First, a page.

It is called Serpent d’Océan, but is not the skeleton of an animal that actually existed, in fact it’s a sculpture located in Saint-Brévin-les-Pins, near Nantes, in correspondence with the estuary of the Loire river. The author is the artist Huang Yong Ping, of Chinese origins and French national, who used the traditional iconography of China’s mythological dragons to design the approximately 130-meters-long art monster. The artist completed the work in 2012, when was unveiled as part of the Estuaire art exhibition which invites international artists to create large-scale works using the environment surrounding the Loire River between Nantes to Saint-Nazaire.
The skeleton is made of aluminum and is continuously covered and discovered by the tide, as if it were a paleontological remnant that appears and disappears on the basis of natural cycles. The beast is posed in slithering movement despite being nothing more than bones, giving an unsettlingly lifelike quality. The curve of the backbone of the snake follows the shape of the nearby bridge of Saint Nazaire, harmonizing the insertion of the creature with the surrounding environment.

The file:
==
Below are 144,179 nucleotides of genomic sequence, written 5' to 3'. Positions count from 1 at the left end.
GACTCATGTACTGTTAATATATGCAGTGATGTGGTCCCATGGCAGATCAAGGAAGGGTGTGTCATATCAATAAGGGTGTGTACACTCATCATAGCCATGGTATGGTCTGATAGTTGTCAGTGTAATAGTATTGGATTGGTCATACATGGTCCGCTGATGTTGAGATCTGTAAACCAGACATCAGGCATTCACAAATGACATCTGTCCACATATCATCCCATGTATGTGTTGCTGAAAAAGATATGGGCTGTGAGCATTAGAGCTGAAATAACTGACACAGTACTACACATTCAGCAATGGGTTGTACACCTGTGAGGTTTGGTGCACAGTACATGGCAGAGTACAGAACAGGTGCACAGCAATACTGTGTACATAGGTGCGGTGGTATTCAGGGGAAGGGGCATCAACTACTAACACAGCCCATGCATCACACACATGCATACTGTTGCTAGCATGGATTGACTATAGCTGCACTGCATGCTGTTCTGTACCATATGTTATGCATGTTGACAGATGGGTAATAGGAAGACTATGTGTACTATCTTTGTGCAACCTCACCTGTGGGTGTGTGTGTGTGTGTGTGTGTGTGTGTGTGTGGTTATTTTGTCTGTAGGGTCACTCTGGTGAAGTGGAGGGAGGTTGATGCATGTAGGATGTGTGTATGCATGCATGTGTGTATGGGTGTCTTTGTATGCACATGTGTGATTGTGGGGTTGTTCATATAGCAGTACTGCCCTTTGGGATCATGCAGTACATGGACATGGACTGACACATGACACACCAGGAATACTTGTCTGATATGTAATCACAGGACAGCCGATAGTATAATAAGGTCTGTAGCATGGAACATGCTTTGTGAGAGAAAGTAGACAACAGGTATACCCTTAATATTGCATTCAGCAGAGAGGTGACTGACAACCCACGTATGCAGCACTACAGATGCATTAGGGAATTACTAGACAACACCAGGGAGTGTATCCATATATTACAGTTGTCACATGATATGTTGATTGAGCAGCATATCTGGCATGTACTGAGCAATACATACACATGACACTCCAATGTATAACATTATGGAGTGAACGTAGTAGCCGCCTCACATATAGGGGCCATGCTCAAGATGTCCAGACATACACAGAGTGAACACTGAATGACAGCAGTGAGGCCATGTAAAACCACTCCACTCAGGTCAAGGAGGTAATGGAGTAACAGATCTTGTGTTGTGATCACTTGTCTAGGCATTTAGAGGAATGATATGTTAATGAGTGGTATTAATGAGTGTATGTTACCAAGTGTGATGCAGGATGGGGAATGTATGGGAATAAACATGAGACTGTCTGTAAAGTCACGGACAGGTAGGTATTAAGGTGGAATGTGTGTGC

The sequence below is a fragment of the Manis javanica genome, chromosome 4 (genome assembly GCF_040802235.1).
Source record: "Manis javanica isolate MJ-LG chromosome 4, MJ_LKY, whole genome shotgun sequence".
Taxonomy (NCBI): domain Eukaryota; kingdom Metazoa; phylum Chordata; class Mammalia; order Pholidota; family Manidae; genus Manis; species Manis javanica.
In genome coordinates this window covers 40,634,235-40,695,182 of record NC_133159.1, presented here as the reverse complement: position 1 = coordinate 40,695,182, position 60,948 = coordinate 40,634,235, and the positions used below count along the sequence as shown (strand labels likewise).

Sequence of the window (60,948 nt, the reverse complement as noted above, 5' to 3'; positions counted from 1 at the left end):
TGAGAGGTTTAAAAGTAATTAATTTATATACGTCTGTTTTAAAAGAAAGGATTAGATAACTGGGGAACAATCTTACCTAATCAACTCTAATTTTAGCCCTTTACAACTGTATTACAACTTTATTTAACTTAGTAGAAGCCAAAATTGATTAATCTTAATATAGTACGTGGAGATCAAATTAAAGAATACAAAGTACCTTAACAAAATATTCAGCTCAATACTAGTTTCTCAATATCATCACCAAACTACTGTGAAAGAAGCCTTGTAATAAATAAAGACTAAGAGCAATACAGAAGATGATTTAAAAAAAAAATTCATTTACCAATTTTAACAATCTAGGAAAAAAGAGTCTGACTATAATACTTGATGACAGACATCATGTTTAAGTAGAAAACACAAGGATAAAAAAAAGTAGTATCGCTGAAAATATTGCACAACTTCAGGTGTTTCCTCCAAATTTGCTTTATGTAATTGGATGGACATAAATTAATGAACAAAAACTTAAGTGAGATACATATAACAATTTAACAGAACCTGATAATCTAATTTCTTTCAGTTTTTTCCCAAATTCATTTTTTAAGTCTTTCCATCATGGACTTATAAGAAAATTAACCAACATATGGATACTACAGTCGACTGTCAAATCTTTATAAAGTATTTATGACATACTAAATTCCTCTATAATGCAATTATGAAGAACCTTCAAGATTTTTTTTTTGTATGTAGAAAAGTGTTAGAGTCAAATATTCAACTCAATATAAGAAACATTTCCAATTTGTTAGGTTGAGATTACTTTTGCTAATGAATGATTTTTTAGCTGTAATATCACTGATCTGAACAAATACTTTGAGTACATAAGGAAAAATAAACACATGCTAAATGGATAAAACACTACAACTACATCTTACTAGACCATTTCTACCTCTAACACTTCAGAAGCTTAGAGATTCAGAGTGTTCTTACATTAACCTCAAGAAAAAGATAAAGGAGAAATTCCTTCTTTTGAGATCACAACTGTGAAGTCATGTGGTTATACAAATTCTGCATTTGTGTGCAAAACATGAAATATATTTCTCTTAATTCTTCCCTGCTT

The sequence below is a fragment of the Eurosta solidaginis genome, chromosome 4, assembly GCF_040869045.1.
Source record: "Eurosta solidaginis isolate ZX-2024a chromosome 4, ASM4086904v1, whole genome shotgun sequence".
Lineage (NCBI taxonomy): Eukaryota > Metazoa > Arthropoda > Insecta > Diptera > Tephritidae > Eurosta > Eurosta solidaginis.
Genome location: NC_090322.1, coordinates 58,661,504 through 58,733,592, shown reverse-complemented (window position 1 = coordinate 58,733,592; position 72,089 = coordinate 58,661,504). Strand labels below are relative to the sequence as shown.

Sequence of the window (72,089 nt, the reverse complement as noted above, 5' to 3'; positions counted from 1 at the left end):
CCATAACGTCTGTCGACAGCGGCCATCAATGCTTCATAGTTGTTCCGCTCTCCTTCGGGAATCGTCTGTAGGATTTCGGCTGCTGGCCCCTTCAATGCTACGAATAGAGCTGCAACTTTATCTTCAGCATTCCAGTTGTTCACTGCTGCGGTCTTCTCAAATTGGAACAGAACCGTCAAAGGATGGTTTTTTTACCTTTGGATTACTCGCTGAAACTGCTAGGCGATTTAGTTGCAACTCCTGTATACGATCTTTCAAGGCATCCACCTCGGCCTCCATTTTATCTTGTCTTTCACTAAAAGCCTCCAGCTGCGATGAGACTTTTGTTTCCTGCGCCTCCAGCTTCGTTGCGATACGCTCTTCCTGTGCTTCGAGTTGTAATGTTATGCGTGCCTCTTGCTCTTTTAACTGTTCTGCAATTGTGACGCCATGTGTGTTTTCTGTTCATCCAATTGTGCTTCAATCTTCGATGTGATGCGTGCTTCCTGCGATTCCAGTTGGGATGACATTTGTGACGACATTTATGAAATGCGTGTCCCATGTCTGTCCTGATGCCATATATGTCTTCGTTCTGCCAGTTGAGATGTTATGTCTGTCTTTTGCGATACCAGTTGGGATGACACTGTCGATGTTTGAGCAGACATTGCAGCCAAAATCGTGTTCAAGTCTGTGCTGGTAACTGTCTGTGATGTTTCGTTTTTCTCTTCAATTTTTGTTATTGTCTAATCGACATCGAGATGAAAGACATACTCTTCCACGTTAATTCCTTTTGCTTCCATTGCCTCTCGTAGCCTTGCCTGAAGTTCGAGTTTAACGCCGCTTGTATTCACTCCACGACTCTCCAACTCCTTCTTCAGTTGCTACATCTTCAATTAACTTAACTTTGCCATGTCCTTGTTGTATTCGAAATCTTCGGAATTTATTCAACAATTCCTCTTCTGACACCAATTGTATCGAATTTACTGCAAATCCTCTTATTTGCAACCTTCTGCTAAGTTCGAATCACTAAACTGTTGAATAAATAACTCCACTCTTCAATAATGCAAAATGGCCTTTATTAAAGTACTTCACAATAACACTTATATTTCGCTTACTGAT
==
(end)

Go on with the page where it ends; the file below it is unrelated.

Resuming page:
Despite being an immobile skeleton, the “Serpent d’Océan” conveys a pure sense of movement, in fact the term tail with a thin appendage seems to push the animal towards the water’s edge, and the variation of the level of the tides make the work of art illusorily “alive”. The work, thanks to its size, is visible also on the Google Maps satellites!
The message behind this opera it’s probably one of environmental nostalgia, as though man’s mistreatment of the oceans is killing not only its life, but its very wonder and fantasy.
A curiosity? Despite the 130 meters of the sculpture are very impressive, in 2016 Yong Ping overcame, creating a 240-meter snake, now at the Grand Palais in Paris!